I welcome the voluntary help that is being given, but does the Minister agree that in appointing non-executive directors we must ensure that they are equipped to deal with the issues that trusts require, and that they have business and other skills? The Minister mentioned complaints procedures. Is there not a danger that many people are complaining not because they want to but because when public representatives raise issues with trust boards and hospital authorities, they are told that the questions cannot be answered unless people make an actual complaint? Surely, that does not help the health of the nation.

Ms Winterton

The hon. Gentleman will be aware that an independent body undertakes appointments.

On complaints in general, through the independent complaints advocacy services and the patient advice and liaison services, we have set up a system to provide independent support for complainants. In addition, we are looking at the whole system for redress in the NHS, in the recently published document "Making Amends".

Miss Anne McIntosh (Vale of York) (Con)

Without disclosing to the hon. Lady the contents of my diary, may I ask her to tell the House what the new arrangements are for mentally ill patients and the huge increase in the resources of the medical profession that they are taking up? Will the new arrangements also take into account the implications of the working time directive for doctors and nurses with mental health qualifications, who are spending huge amounts of time and resources? Will we need more doctors as a result of the directive?

Ms Winterton

Obviously, challenges lie ahead in that direction, and the Department as a whole is considering the issue. It will be for individual patients forums to look into the arrangements made locally, in conjunction with both acute and primary care trusts.

Kali Mountford (Colne Valley) (Lab)

Anyone involved in public consultation on health knows that when an issue is big enough we can easily fill a room, but that it can be dispiriting to turn up to a meeting in a cold room on a Thursday night to find that only three people have attended. I am sure that it is not my hon. Friend's intention that the new public involvement in health excludes public consultation, especially on major issues such as the reconfiguration of hospital services. I, too, want to see greater ongoing public involvement in the health service, but can she reassure me that the new arrangements will not reduce public consultation when a matter concerns the whole community?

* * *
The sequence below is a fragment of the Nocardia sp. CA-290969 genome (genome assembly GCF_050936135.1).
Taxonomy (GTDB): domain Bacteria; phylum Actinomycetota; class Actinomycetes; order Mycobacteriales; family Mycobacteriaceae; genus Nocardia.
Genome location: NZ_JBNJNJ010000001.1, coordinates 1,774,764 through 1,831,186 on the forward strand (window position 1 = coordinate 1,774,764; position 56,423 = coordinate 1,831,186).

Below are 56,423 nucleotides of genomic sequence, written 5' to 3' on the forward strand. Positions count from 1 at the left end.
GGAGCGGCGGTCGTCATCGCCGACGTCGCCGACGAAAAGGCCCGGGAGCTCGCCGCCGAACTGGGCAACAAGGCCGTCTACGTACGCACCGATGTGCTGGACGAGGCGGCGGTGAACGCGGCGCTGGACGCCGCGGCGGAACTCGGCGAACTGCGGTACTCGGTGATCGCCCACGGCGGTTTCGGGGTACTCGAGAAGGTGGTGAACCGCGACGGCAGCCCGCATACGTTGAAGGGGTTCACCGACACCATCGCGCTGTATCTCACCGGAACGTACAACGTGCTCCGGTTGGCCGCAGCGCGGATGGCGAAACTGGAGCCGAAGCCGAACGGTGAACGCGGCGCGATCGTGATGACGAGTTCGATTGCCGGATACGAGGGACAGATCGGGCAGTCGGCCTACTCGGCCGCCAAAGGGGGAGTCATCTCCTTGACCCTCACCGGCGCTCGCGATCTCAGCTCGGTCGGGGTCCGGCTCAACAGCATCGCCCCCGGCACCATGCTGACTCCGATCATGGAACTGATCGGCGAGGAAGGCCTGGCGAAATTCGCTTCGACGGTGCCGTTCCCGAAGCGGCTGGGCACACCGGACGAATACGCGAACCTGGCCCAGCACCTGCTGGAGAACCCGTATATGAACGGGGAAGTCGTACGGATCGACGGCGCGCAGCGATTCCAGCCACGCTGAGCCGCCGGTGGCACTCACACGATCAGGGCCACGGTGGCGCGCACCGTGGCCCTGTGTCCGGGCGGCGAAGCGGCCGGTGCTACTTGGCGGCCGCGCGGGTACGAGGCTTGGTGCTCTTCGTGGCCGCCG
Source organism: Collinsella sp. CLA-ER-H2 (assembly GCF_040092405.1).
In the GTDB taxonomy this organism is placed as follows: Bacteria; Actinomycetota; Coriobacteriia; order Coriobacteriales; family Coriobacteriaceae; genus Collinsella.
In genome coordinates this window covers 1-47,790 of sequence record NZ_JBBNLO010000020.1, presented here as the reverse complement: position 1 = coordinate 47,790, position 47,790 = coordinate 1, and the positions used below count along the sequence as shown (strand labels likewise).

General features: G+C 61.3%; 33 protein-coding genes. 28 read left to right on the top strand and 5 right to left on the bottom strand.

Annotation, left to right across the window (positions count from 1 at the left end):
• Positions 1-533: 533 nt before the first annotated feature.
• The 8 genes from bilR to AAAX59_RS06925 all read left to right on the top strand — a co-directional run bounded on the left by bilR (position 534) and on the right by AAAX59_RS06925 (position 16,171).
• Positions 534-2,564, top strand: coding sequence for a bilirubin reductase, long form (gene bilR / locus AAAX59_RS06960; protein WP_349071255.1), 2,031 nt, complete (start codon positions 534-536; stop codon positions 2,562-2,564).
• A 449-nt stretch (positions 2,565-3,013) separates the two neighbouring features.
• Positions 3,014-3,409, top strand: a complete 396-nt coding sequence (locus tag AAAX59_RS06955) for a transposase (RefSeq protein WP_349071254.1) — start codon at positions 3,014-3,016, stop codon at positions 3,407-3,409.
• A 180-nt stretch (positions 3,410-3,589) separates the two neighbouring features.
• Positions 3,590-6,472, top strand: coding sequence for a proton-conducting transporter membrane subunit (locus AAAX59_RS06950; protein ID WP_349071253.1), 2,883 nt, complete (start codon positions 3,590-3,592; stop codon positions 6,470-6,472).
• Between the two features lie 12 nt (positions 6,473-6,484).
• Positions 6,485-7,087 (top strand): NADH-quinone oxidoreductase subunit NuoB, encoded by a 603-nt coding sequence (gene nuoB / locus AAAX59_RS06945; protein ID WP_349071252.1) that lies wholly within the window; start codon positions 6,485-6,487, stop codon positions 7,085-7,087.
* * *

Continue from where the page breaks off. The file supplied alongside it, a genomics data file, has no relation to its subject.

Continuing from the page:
Ms Winterton

I agree with my hon. Friend. There are two ways of achieving that under the new system. First, the patients forums can set up separate sub-committees to consider particular issues of local involvement—[Interruption.] The Opposition sneer, but it is important that people get involved. We know that there is interest and that, for example, more than 1,000 extra people applied for places on patients forums. It is important that Members of the House do all that we can to encourage that. Secondly, overview and scrutiny committees will also have a consultative role, which they did not have before, particularly to consider the reconfiguration of services. Put together, that will increase consultation and encourage the type of involvement that we want.

Hywel Williams (Caernarfon) (PC)

The Minister will know that community health councils in Wales have been retained and, indeed, strengthened. What arrangements are in place to ensure that the NHS in England can learn about the rather more progressive practice in my country?

Ms Winterton

I am sure that the commission will take every opportunity to learn any relevant lesson from the Welsh situation. As I have said, we want to build on the best that community health councils provided. However, it is true that the service was patchy in some areas. We have tried to have a system that has national standards, so that we know that the same service will be available everywhere not only to consult patients, but to have a robust complaints procedure.